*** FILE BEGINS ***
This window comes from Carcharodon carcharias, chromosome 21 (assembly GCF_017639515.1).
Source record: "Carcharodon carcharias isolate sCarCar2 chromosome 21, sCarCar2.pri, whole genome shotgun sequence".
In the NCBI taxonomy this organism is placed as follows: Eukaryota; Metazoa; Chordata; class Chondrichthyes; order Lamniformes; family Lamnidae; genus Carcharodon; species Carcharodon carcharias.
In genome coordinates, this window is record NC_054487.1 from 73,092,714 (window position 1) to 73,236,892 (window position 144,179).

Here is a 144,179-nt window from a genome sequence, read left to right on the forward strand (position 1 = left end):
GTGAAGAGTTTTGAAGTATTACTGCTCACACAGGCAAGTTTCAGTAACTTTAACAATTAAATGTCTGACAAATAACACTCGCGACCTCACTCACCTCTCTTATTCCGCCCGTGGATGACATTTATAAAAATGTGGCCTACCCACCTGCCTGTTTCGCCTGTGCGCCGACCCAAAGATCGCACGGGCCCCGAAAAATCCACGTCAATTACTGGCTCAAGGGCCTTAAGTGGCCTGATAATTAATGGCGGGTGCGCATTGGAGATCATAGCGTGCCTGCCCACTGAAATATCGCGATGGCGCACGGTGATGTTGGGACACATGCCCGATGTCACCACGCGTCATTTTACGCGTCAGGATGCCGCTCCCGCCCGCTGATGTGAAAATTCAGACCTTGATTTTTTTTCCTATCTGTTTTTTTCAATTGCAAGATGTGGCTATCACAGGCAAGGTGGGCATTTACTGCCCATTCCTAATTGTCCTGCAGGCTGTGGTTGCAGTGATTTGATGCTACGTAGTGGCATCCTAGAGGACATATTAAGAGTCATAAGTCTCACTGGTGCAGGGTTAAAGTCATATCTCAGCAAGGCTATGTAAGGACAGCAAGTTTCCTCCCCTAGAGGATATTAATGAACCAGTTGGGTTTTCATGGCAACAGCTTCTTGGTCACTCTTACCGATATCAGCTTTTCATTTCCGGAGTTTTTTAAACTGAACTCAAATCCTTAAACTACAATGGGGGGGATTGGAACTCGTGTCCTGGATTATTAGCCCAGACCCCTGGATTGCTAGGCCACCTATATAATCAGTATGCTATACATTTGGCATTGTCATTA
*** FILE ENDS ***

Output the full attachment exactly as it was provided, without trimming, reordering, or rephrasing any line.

This window comes from Carcharodon carcharias, chromosome 21 (assembly GCF_017639515.1).
Source record: "Carcharodon carcharias isolate sCarCar2 chromosome 21, sCarCar2.pri, whole genome shotgun sequence".
In the NCBI taxonomy this organism is placed as follows: Eukaryota; Metazoa; Chordata; class Chondrichthyes; order Lamniformes; family Lamnidae; genus Carcharodon; species Carcharodon carcharias.
In genome coordinates, this window is record NC_054487.1 from 73,092,714 (window position 1) to 73,236,892 (window position 144,179).

Here is a 144,179-nt window from a genome sequence, read left to right on the forward strand (position 1 = left end):
GTGAAGAGTTTTGAAGTATTACTGCTCACACAGGCAAGTTTCAGTAACTTTAACAATTAAATGTCTGACAAATAACACTCGCGACCTCACTCACCTCTCTTATTCCGCCCGTGGATGACATTTATAAAAATGTGGCCTACCCACCTGCCTGTTTCGCCTGTGCGCCGACCCAAAGATCGCACGGGCCCCGAAAAATCCACGTCAATTACTGGCTCAAGGGCCTTAAGTGGCCTGATAATTAATGGCGGGTGCGCATTGGAGATCATAGCGTGCCTGCCCACTGAAATATCGCGATGGCGCACGGTGATGTTGGGACACATGCCCGATGTCACCACGCGTCATTTTACGCGTCAGGATGCCGCTCCCGCCCGCTGATGTGAAAATTCAGACCTTGATTTTTTTTCCTATCTGTTTTTTTCAATTGCAAGATGTGGCTATCACAGGCAAGGTGGGCATTTACTGCCCATTCCTAATTGTCCTGCAGGCTGTGGTTGCAGTGATTTGATGCTACGTAGTGGCATCCTAGAGGACATATTAAGAGTCATAAGTCTCACTGGTGCAGGGTTAAAGTCATATCTCAGCAAGGCTATGTAAGGACAGCAAGTTTCCTCCCCTAGAGGATATTAATGAACCAGTTGGGTTTTCATGGCAACAGCTTCTTGGTCACTCTTACCGATATCAGCTTTTCATTTCCGGAGTTTTTTAAACTGAACTCAAATCCTTAAACTACAATGGGGGGGATTGGAACTCGTGTCCTGGATTATTAGCCCAGACCCCTGGATTGCTAGGCCACCTATATAATCAGTATGCTATACATTTGGCATTGTCATTA